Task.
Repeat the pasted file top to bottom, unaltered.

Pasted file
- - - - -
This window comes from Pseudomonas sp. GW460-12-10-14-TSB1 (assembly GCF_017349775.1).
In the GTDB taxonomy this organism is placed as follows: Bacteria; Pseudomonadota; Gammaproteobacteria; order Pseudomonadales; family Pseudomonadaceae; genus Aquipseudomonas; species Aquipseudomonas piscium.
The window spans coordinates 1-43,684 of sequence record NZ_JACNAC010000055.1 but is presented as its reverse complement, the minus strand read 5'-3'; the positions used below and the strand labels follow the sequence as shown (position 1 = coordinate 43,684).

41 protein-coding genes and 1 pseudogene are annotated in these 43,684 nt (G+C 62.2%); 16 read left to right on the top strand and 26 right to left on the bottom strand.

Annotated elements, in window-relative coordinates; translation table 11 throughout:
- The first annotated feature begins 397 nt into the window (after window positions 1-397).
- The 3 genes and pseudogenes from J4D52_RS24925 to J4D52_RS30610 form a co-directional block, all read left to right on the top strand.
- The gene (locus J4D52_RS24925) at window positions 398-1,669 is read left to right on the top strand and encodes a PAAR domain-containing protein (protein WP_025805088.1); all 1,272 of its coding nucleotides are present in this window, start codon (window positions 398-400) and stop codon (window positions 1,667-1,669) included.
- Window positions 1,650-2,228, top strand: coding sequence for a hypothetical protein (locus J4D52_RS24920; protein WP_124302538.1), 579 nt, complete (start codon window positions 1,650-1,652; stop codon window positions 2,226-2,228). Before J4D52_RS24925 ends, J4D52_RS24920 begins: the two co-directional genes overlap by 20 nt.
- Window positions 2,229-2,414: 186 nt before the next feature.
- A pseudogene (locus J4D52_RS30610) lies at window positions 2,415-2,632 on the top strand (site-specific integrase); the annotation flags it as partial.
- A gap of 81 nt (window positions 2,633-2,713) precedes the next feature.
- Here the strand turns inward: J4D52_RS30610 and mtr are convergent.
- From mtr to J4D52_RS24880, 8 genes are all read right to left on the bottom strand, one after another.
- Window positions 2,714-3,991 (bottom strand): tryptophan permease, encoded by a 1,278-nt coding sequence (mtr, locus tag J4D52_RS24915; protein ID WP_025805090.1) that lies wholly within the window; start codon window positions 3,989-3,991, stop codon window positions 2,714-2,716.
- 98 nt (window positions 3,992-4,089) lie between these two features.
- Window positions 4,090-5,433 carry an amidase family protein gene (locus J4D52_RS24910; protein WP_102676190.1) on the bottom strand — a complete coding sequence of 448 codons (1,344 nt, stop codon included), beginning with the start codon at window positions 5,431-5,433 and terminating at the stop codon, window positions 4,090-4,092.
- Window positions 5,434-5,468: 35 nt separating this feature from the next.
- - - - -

This window comes from Pseudomonas sp. GW460-12-10-14-TSB1 (assembly GCF_017349775.1).
In the GTDB taxonomy this organism is placed as follows: Bacteria; Pseudomonadota; Gammaproteobacteria; order Pseudomonadales; family Pseudomonadaceae; genus Aquipseudomonas; species Aquipseudomonas piscium.
The window spans coordinates 1-43,684 of sequence record NZ_JACNAC010000055.1 but is presented as its reverse complement, the minus strand read 5'-3'; the positions used below and the strand labels follow the sequence as shown (position 1 = coordinate 43,684).

41 protein-coding genes and 1 pseudogene are annotated in these 43,684 nt (G+C 62.2%); 16 read left to right on the top strand and 26 right to left on the bottom strand.

Annotated elements, in window-relative coordinates; translation table 11 throughout:
- The first annotated feature begins 397 nt into the window (after window positions 1-397).
- The 3 genes and pseudogenes from J4D52_RS24925 to J4D52_RS30610 form a co-directional block, all read left to right on the top strand.
- The gene (locus J4D52_RS24925) at window positions 398-1,669 is read left to right on the top strand and encodes a PAAR domain-containing protein (protein WP_025805088.1); all 1,272 of its coding nucleotides are present in this window, start codon (window positions 398-400) and stop codon (window positions 1,667-1,669) included.
- Window positions 1,650-2,228, top strand: coding sequence for a hypothetical protein (locus J4D52_RS24920; protein WP_124302538.1), 579 nt, complete (start codon window positions 1,650-1,652; stop codon window positions 2,226-2,228). Before J4D52_RS24925 ends, J4D52_RS24920 begins: the two co-directional genes overlap by 20 nt.
- Window positions 2,229-2,414: 186 nt before the next feature.
- A pseudogene (locus J4D52_RS30610) lies at window positions 2,415-2,632 on the top strand (site-specific integrase); the annotation flags it as partial.
- A gap of 81 nt (window positions 2,633-2,713) precedes the next feature.
- Here the strand turns inward: J4D52_RS30610 and mtr are convergent.
- From mtr to J4D52_RS24880, 8 genes are all read right to left on the bottom strand, one after another.
- Window positions 2,714-3,991 (bottom strand): tryptophan permease, encoded by a 1,278-nt coding sequence (mtr, locus tag J4D52_RS24915; protein ID WP_025805090.1) that lies wholly within the window; start codon window positions 3,989-3,991, stop codon window positions 2,714-2,716.
- 98 nt (window positions 3,992-4,089) lie between these two features.
- Window positions 4,090-5,433 carry an amidase family protein gene (locus J4D52_RS24910; protein WP_102676190.1) on the bottom strand — a complete coding sequence of 448 codons (1,344 nt, stop codon included), beginning with the start codon at window positions 5,431-5,433 and terminating at the stop codon, window positions 4,090-4,092.
- Window positions 5,434-5,468: 35 nt separating this feature from the next.